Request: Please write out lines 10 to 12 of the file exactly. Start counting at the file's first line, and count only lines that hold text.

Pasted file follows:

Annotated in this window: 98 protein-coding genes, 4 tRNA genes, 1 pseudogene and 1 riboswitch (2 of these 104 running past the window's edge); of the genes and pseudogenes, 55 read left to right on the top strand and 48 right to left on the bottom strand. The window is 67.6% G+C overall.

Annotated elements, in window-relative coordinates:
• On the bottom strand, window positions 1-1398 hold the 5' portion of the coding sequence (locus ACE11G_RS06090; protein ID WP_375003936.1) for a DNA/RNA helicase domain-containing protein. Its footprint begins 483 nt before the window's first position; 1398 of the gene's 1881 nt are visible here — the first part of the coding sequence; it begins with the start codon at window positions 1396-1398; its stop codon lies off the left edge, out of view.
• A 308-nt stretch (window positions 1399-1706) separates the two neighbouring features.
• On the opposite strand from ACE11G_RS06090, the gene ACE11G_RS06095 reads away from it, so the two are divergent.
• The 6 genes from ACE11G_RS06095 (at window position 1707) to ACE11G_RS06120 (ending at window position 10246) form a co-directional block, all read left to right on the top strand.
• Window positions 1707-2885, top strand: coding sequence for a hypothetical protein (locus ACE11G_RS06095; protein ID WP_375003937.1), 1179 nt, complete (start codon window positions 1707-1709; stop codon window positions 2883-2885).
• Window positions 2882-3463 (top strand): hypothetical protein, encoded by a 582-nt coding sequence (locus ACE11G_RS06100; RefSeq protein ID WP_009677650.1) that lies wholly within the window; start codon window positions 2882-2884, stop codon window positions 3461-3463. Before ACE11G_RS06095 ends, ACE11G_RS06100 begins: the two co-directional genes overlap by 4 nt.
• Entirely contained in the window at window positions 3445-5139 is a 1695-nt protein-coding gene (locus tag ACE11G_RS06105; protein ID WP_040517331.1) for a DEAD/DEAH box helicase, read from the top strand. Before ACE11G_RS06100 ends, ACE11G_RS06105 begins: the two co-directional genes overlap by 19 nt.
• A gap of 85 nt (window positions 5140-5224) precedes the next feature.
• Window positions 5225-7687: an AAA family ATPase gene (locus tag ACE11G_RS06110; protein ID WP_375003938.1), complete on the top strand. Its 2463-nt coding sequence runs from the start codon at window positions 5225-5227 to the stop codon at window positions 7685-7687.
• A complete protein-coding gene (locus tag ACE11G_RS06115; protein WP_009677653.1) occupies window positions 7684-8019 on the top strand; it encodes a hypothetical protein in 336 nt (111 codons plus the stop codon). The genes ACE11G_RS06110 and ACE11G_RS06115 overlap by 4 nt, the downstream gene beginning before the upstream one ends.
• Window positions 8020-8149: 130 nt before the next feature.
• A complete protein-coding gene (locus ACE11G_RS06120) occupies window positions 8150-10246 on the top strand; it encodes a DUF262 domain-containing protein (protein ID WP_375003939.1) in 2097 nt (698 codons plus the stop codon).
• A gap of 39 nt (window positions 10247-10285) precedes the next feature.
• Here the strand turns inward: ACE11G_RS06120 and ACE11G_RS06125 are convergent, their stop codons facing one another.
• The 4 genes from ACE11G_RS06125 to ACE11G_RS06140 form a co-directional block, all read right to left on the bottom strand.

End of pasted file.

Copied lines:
• A gap of 85 nt (window positions 5140-5224) precedes the next feature.
• Window positions 5225-7687: an AAA family ATPase gene (locus tag ACE11G_RS06110; protein ID WP_375003938.1), complete on the top strand. Its 2463-nt coding sequence runs from the start codon at window positions 5225-5227 to the stop codon at window positions 7685-7687.
• A complete protein-coding gene (locus tag ACE11G_RS06115; protein WP_009677653.1) occupies window positions 7684-8019 on the top strand; it encodes a hypothetical protein in 336 nt (111 codons plus the stop codon). The genes ACE11G_RS06110 and ACE11G_RS06115 overlap by 4 nt, the downstream gene beginning before the upstream one ends.